The blank 12 may be provided with a glue pattern as shown in FIG. 4, where four lines of glue spots 45, 46, 47 and 48 are shown, with the areas 46 having extra width to insure adequate adhesion of the margins of the top forming end panels 22 and 31 which are folded to bring their free edges adjacent each other as shown in FIG. 2. The glue employed may be heat activatable or pressure sensitive or the blank may have an adhesive coating of a suitable character for forming a seal.

A method of assembling the blanks with the cans in a continuous packaging operation is illustrated in FIG. 5. The cut and scored blanks 12 are fed by a suitable blank feeder to suecessive can assemblies advancing on a conveyor belt 50, or other suitable supporting surface, along which they are advanced in groups of two rows of three cans each, being moved along in any suitable manner by pushers, or the like, with the two rows separated by a bar 51, the side walls of which converge at 52 at the leading edge, so as to permit the two rows of cans to be moved adjacent each other by plows or the like. Each successive blank 12 is laid down in properly centered relation on the top of an assembly of cans 10 while the latter are spaced by the bar 51 and the panels 24 and 29 are plowed down to force the can chimes into the apertures therein. The center panels 26 and 27 are plowed down as the assembly reaches the end 52 of the separating bar 51 and the two rows of cans are moved toward each other so as to engage the can chimes in the recesses in these panels. As the partially assembled carrier and cans advance glue may be applied by applicator rollers 53 or the like, or pre-applied adhesive areas may be activated by a suitable activating means after which the end panels 22 and 31 are folded over into engagement with the panels 25 and 28 and the completed assembly is passed beneath a pressure roller 54 to complete the package.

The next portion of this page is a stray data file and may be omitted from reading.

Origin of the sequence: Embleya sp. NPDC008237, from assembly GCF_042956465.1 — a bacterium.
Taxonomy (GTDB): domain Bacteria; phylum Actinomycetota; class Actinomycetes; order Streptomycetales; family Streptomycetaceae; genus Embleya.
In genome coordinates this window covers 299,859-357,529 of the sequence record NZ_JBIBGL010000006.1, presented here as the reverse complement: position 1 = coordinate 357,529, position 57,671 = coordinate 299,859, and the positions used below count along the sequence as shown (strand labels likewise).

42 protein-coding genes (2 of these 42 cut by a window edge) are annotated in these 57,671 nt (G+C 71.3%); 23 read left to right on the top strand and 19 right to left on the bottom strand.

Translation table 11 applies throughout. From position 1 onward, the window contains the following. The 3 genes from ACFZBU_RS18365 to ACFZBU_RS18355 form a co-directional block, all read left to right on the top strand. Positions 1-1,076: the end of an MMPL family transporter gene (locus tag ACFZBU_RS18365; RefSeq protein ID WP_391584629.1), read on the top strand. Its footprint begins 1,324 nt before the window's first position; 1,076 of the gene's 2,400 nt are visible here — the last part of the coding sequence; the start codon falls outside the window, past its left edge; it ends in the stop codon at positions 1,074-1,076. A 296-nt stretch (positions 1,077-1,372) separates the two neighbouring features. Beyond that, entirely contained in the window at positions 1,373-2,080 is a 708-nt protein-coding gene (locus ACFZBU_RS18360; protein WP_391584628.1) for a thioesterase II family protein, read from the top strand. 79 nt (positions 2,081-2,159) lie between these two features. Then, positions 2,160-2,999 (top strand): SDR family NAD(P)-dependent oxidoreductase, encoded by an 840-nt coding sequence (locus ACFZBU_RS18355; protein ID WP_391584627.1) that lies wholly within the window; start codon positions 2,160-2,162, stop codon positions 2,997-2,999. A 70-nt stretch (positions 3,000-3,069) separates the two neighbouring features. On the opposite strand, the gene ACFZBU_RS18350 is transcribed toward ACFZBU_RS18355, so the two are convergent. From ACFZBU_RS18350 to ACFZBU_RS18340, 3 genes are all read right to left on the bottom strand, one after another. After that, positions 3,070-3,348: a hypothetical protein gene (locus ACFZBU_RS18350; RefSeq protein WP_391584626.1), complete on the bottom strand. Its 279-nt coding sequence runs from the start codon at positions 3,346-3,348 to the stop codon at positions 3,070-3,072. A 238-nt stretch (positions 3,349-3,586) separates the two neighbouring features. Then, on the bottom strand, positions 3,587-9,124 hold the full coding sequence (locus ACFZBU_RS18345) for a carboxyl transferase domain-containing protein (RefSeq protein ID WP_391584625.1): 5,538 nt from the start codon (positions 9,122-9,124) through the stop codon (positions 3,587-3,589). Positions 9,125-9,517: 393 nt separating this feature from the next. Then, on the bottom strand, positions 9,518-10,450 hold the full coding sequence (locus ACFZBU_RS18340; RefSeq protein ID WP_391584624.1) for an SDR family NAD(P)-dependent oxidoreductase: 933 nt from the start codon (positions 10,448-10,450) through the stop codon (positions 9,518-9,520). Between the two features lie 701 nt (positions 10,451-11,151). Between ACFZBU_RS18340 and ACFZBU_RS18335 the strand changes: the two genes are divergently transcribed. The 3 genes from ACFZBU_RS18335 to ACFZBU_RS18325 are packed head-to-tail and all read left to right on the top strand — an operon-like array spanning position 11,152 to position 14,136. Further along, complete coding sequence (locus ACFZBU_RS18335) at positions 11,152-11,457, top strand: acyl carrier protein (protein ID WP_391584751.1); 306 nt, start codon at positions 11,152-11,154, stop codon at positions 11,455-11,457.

The carrier which is illustrated in FIGS. 1 to 3 may be adapted for the packaging of a single line or row of flat top chimed containers as illustrated in FIG. 6. In this form of the invention the blank is reduced in length and cut and scored to provide end panels indicated at 22' and 31' (FIG. 6) which correspond to the panels numbered 22 and 31 of FIG. 4 except for the dimensions lengthwise of the blank and omission of the finger holes 32, and side wall and chime gripping panels 24 and 29' which correspond to the panels 24 and 29 of FIG. 4 and which are cut to form chime receiving apertures of the same character as shown in FIG. 4. The bottom or inner wall forming panel, indicated at 49, which is integrally hinged to the chime gripping panels 24' and 29 may be imperforate and is glued or otherwise secured to the two top forming panels 22' and 31 in the same manner as in the double row carrier of FIGS. 1 to 3 so as to form a relatively rigid double ply cover extending over the major portion of the container end walls. The number of containers in the row may, of course, be varied, each container being locked to the carrier by engagement of the chimes in the apertures in the oppositely disposed diagonal panels 24' and 29'.